665 Townsend St
San Francisco, CA 94103
Dining date: 12/27/15
San Francisco has seen a lot of growth in its sushi scene in recent years, particularly in the high end segment. Michelin-starred sushi restaurants Maruya, Kusakabe, and Wako opened in 2013-2014; Omakase opened in 2015 joining that group with a Michelin star of its own. I’ve yet to go to one of those other restaurants, but was able to squeeze in Omakase as my last dinner in San Francisco over the Christmas holiday.
Two fixed menus are available each evening, one at the $150 level and one at $200. From what I could tell, the higher level offered a couple more pieces of sushi and a beef course towards the end of the meal (at least on this evening). We went for the $200 level.
Half a glass of champagne comes standard as part of the omakase (!). Some early reviews reported having a NV Krug; on this evening, it was a 2004 Dom Perignon. A really cool touch.
Grilled Japanese Eggplant shishito
The first food item was this “roll.” The eggplant was sweet and creamy, delicious, with the mild pepper.
White Tuna Temari Sushi white soy
This tuna sushi was very savory with a subtle sweetness.
Sashimi hon-maguro, hirame
The sashimi duo was very tender with a clean flavors.
Halibut Cheek cream sauce
The halibut cheek was a firmer piece of fish, doused in this cream sauce. I thought the sauce was overly rich for the fish, and the dish overall felt out of place given the delicate flavors of the rest of the courses.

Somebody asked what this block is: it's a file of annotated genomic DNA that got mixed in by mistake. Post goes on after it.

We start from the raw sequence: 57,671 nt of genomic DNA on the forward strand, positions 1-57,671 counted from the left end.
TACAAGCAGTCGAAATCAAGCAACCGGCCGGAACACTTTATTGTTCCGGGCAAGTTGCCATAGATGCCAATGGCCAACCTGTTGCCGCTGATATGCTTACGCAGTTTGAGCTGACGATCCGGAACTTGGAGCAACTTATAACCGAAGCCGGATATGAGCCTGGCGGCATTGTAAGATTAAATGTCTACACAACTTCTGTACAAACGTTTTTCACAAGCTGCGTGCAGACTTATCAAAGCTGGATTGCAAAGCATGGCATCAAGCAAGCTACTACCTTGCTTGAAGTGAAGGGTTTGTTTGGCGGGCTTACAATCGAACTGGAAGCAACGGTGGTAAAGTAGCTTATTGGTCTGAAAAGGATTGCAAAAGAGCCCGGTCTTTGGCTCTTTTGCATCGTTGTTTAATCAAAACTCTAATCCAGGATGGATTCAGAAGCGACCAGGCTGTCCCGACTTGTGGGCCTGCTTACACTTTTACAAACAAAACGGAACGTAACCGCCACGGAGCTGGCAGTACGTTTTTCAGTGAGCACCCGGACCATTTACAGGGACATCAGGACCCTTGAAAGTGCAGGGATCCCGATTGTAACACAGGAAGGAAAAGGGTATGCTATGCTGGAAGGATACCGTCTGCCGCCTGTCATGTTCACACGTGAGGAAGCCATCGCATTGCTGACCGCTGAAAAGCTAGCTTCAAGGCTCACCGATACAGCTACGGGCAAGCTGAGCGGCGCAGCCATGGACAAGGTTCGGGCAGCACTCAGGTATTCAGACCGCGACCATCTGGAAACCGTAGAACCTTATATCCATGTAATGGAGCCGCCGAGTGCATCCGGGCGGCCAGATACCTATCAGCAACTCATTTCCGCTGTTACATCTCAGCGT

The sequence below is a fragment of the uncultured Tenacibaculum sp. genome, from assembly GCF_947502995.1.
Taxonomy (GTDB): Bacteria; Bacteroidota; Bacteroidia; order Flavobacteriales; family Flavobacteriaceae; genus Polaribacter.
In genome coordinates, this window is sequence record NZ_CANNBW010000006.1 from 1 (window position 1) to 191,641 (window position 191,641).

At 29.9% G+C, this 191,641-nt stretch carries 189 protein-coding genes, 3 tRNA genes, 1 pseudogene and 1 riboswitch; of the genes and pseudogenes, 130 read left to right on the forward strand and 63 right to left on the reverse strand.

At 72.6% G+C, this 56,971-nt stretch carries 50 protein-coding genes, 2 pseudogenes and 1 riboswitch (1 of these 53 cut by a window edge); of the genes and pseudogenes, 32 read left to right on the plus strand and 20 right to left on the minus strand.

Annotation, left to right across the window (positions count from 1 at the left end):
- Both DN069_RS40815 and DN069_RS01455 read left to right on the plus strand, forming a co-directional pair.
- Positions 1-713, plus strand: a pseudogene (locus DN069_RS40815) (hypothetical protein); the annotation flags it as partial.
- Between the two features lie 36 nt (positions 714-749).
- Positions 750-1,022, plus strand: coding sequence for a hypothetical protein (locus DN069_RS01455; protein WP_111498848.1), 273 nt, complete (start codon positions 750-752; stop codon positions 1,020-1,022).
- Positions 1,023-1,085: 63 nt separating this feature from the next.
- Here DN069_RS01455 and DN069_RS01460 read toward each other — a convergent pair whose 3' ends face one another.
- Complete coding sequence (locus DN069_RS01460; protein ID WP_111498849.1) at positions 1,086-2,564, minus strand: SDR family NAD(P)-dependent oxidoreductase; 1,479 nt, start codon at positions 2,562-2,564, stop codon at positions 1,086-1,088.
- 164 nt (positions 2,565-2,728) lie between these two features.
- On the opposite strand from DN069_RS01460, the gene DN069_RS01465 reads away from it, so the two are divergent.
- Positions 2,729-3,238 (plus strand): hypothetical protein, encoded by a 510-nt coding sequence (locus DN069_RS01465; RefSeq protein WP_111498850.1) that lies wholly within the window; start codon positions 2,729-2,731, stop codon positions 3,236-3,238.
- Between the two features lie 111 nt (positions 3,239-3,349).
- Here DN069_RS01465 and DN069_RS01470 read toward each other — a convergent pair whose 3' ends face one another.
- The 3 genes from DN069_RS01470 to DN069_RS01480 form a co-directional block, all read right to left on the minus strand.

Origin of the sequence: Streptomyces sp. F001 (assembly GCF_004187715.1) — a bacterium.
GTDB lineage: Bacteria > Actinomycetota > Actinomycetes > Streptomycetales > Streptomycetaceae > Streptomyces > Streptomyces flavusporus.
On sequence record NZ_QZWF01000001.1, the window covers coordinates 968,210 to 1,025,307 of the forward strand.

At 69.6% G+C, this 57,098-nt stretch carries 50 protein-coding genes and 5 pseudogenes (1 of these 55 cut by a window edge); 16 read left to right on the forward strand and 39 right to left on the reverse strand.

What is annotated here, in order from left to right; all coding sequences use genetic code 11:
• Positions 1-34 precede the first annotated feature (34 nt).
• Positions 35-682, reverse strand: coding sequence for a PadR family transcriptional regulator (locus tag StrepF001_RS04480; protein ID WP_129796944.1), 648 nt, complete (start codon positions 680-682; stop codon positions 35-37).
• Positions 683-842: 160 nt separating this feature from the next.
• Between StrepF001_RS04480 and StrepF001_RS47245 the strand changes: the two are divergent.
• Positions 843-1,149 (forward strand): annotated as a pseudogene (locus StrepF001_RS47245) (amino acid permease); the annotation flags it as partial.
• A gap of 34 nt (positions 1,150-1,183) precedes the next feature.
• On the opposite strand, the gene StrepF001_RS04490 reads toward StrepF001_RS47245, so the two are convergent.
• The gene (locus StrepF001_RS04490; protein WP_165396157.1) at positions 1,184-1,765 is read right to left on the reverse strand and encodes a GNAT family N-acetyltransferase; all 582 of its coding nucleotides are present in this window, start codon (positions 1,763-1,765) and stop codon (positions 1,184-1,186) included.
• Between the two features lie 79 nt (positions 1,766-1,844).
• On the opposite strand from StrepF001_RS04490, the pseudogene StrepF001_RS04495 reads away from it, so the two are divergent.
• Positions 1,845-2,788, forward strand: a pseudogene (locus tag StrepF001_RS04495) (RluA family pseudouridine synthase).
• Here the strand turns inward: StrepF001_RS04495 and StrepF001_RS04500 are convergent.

Maine Lobster with Salmon Roe
Oyster with Osetra Caviar
The lobster was great, sweet and springy, with a housemade ikura topping. The oyster was delicious as well with an extra burst of salinity from the caviar topping.
We cleansed our palates on this sunomono; I thought the strong acidity overshadowed the lobster here.
Fresh wasabi was grated and it was time for sushi.
Bluefin Tuna soy cured, seared
Copper River King Salmon
Sea Urchin and Salmon Roe
Golden Eye Snapper seared on cherry wood
Octopus sake braised
Buri Winter Yellowtail cold smoked
Toro with Caviar
Sushi, as a whole, was excellent here. Highlights included the toro (of course), the golden eye snapper seared over cherry wood, and the uni&ikura combo. Copper River king salmon was an unusual find here, though it was tasty as well.
Hokkaido Beef trio of sauces
Wagyu beef was deliciously rich and it was fun to taste it with the different sauces. My favorite was the simplest – truffle salt.
Red Miso Soup with Lobster
Mango Sorbet yuzu zest and sake
Miso soup and a simple but satisfying sorbet completed the meal.
I really enjoyed Omakase. It’s certainly not cheap, but it provided a lot of variety and high quality. The small plates were good and sushi service even stronger, and I enjoyed the addition of the beef “main course” too. Easily the best sushi I’ve had in this city, though I have yet to try San Francisco’s other Michelin-starred sushi restaurants.